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The Bush administration was expected to lift steep tariffs on steel imports as the Monitor went to press. The decision, a rare policy turnaround, averted a possible trade war. The European Union stood ready to impose $2.2 billion in retaliatory duties by the middle of this month after the World Trade Organization ruled the US tariffs illegal. But steel industry officials and Republican lawmakers briefed on President Bush's move said the administration also would announce new measures to guard against unfair competition, such as making permanent an early-reporting requirement meant to detect large influxes of steel.

Secretary of State Powell urged NATO "to examine how it might do more" in Iraq, at a meeting of alliance ministers in Brussels. Spain, Poland, and Italy have suggested that NATO might take over some peacekeeping duties there next year, but diplomatic officials cautioned that it was still too early to make a decision.

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A legal team will be allowed to meet an Australian detainee at the US military prison in Guantánamo Bay, Cuba, the Defense Department said Wednesday. A US military lawyer was assigned to represent David Hicks, one of six detainees who may be tried by military tribunals. He'll also have an Australian legal adviser, the Pentagon said. The announcement came a day after the US military agreed to let a public defender meet Yaser Hamdi, a Saudi-American captured in Afghanistan and being held as an enemy combatant, in a shift that followed months of refusals.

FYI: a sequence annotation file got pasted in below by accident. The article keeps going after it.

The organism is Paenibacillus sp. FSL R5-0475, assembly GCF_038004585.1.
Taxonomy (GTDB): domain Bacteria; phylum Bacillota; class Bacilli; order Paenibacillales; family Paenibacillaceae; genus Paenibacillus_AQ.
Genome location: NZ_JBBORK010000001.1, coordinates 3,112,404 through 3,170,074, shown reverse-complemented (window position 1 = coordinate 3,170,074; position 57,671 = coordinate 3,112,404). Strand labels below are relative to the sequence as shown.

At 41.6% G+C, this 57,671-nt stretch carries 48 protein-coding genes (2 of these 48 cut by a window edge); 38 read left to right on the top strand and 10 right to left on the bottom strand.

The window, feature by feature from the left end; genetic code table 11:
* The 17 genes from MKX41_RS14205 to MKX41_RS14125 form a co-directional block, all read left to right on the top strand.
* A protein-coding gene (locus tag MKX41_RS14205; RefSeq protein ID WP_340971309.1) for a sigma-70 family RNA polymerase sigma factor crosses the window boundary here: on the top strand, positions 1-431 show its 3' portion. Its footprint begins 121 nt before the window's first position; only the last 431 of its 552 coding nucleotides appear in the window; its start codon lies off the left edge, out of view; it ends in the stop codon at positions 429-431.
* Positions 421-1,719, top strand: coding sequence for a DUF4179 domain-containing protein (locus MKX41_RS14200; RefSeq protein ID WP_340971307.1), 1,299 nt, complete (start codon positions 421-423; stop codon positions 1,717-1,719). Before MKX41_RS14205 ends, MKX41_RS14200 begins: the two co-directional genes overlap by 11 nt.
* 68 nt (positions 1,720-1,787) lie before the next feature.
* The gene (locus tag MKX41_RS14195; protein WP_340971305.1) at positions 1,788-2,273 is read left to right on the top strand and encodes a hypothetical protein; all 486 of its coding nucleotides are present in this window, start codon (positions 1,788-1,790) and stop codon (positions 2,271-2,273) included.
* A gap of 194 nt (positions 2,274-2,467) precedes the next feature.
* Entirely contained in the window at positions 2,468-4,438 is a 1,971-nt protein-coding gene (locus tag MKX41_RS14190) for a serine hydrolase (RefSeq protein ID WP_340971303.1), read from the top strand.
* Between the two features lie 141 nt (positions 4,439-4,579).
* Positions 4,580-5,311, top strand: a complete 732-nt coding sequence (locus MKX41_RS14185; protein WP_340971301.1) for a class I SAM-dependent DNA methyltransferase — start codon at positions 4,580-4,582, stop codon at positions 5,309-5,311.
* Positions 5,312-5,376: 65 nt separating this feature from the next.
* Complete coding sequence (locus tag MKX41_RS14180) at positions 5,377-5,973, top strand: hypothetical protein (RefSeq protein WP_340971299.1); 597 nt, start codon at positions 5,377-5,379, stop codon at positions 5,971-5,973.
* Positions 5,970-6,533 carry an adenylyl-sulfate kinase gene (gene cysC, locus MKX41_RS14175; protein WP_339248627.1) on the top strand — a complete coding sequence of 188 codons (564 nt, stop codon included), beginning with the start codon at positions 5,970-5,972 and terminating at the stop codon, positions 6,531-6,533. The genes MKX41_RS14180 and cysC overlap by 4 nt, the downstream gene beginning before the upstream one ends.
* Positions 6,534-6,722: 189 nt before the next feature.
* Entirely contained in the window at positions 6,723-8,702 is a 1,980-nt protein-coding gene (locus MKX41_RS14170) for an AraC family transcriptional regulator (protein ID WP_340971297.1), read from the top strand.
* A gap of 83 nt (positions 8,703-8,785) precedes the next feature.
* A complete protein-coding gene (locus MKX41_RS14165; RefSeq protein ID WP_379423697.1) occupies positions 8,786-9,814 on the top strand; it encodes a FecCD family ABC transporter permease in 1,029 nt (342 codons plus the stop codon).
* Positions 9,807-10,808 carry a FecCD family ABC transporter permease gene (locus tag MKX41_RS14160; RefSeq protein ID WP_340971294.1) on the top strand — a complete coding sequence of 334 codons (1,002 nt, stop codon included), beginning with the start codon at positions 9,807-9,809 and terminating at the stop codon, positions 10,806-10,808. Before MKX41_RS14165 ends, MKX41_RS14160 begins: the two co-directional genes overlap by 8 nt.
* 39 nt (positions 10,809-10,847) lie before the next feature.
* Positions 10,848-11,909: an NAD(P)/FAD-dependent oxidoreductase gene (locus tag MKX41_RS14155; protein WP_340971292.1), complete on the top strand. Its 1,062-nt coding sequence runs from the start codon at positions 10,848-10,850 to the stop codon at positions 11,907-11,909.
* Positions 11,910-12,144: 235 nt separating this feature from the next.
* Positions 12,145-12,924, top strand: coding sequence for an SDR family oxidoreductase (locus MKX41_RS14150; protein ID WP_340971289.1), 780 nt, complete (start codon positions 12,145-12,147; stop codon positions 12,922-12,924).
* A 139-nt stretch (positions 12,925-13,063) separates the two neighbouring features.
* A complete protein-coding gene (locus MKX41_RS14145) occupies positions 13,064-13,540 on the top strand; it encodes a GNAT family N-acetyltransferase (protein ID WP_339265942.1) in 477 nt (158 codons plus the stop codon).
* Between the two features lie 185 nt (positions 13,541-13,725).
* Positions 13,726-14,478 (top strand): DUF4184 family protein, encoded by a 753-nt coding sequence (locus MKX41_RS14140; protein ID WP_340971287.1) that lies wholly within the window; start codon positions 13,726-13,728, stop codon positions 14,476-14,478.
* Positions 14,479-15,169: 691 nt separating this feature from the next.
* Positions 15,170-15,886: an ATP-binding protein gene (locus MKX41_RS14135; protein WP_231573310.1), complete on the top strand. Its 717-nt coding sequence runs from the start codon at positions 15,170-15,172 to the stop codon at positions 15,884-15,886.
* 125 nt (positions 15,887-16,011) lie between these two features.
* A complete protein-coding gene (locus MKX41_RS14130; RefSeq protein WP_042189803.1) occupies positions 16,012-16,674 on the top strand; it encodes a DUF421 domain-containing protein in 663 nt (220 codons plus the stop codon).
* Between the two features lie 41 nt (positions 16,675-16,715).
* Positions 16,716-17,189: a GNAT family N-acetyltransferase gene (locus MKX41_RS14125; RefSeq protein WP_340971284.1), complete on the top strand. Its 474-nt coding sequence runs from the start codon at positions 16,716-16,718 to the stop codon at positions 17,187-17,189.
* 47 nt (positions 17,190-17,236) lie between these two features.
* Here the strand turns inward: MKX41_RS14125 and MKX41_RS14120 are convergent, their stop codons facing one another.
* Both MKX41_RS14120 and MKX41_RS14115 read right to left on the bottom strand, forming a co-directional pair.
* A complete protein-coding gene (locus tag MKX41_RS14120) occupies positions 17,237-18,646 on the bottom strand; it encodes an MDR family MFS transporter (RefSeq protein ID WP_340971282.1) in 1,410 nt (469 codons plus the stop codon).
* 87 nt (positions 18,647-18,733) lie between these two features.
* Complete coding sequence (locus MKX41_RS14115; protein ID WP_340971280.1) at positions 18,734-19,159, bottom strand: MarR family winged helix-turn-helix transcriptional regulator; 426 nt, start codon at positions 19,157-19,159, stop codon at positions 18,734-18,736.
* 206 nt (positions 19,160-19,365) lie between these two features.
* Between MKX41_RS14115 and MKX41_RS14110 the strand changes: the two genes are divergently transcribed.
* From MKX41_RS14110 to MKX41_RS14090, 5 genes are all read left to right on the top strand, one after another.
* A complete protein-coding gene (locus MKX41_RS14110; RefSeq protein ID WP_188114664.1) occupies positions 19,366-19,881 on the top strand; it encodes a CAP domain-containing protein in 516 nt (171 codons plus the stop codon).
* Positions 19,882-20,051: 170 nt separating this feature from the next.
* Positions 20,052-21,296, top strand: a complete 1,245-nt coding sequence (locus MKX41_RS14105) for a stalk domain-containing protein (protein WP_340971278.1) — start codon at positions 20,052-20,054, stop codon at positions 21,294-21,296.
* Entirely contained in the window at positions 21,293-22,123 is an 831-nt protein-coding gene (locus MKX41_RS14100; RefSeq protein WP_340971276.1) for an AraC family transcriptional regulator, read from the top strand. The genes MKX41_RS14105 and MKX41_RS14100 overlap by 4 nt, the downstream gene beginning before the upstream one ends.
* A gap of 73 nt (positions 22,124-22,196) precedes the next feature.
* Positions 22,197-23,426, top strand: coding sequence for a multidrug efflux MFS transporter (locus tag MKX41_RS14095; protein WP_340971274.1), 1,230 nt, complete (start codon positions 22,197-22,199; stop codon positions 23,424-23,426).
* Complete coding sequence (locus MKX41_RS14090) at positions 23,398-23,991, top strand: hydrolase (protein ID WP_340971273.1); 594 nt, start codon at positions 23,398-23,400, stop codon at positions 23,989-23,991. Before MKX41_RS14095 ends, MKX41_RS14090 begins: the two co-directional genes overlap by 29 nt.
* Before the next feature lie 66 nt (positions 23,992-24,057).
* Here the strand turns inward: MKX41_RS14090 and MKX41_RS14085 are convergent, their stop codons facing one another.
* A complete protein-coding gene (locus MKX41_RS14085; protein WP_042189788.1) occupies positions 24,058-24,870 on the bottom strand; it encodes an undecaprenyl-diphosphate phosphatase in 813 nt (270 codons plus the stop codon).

Part of a 1996 counterterrorism law was ruled unconstitutional by a federal appeals court in San Francisco Wednesday. The decision limits, but does not entirely overturn, a provision making it illegal to provide "material support" to terror groups. The ruling came as Mukhtar al-Bakri, who pleaded guilty to the charge, was sentenced to 10 years in prison. He's one of six Yemeni-Americans from Lackawanna, N.Y., who admitted training at an Al Qaeda camp.

Civil rights leaders in Cincinnati are planning a rally Sunday to protest the death of Nathaniel Jones while in police custody, the Cincinnati Post reported. Hamilton County coroner Carl Parrott ruled Jones's death a homicide Wednesday, but said the determination did not imply that police used excessive force while arresting the combative Jones Nov. 30.

The Roman Catholic Archdiocese of Boston is selling the archbishop's mansion to raise funds for the $85 million clergy sex-abuse settlement, a spokes-man said. New Archbishop Sean O'Malley has pledged not to use collection money for the record settlement.


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